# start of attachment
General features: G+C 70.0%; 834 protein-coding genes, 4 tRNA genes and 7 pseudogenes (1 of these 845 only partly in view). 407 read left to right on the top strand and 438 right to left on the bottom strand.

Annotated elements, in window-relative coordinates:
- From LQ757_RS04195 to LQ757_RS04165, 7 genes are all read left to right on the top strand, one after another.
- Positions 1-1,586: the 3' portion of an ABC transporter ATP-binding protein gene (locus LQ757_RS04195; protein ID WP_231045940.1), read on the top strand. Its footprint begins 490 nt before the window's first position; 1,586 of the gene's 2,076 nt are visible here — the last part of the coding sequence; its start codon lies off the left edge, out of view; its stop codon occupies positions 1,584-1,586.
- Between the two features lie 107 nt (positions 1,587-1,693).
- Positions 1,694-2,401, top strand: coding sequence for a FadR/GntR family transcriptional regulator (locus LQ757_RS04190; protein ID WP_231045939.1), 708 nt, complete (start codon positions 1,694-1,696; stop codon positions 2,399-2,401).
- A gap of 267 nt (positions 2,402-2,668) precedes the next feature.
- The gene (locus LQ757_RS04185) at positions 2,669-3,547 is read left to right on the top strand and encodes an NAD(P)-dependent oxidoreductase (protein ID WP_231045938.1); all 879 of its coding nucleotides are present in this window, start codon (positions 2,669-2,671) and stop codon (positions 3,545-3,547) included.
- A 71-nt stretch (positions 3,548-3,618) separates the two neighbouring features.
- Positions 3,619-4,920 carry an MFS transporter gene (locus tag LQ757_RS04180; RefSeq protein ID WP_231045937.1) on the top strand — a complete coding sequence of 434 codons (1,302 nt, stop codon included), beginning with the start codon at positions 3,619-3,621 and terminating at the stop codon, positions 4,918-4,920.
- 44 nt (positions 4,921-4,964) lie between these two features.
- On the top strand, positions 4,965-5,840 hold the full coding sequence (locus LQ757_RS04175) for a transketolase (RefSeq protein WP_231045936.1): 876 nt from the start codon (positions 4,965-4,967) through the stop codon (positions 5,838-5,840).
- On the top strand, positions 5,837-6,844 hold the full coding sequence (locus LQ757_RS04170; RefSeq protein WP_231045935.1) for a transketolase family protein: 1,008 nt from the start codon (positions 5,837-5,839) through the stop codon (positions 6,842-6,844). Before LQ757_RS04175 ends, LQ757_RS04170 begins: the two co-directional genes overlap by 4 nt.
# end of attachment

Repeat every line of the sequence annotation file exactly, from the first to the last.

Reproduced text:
General features: G+C 70.0%; 834 protein-coding genes, 4 tRNA genes and 7 pseudogenes (1 of these 845 only partly in view). 407 read left to right on the top strand and 438 right to left on the bottom strand.

Annotated elements, in window-relative coordinates:
- From LQ757_RS04195 to LQ757_RS04165, 7 genes are all read left to right on the top strand, one after another.
- Positions 1-1,586: the 3' portion of an ABC transporter ATP-binding protein gene (locus LQ757_RS04195; protein ID WP_231045940.1), read on the top strand. Its footprint begins 490 nt before the window's first position; 1,586 of the gene's 2,076 nt are visible here — the last part of the coding sequence; its start codon lies off the left edge, out of view; its stop codon occupies positions 1,584-1,586.
- Between the two features lie 107 nt (positions 1,587-1,693).
- Positions 1,694-2,401, top strand: coding sequence for a FadR/GntR family transcriptional regulator (locus LQ757_RS04190; protein ID WP_231045939.1), 708 nt, complete (start codon positions 1,694-1,696; stop codon positions 2,399-2,401).
- A gap of 267 nt (positions 2,402-2,668) precedes the next feature.
- The gene (locus LQ757_RS04185) at positions 2,669-3,547 is read left to right on the top strand and encodes an NAD(P)-dependent oxidoreductase (protein ID WP_231045938.1); all 879 of its coding nucleotides are present in this window, start codon (positions 2,669-2,671) and stop codon (positions 3,545-3,547) included.
- A 71-nt stretch (positions 3,548-3,618) separates the two neighbouring features.
- Positions 3,619-4,920 carry an MFS transporter gene (locus tag LQ757_RS04180; RefSeq protein ID WP_231045937.1) on the top strand — a complete coding sequence of 434 codons (1,302 nt, stop codon included), beginning with the start codon at positions 3,619-3,621 and terminating at the stop codon, positions 4,918-4,920.
- 44 nt (positions 4,921-4,964) lie between these two features.
- On the top strand, positions 4,965-5,840 hold the full coding sequence (locus LQ757_RS04175) for a transketolase (RefSeq protein WP_231045936.1): 876 nt from the start codon (positions 4,965-4,967) through the stop codon (positions 5,838-5,840).
- On the top strand, positions 5,837-6,844 hold the full coding sequence (locus LQ757_RS04170; RefSeq protein WP_231045935.1) for a transketolase family protein: 1,008 nt from the start codon (positions 5,837-5,839) through the stop codon (positions 6,842-6,844). Before LQ757_RS04175 ends, LQ757_RS04170 begins: the two co-directional genes overlap by 4 nt.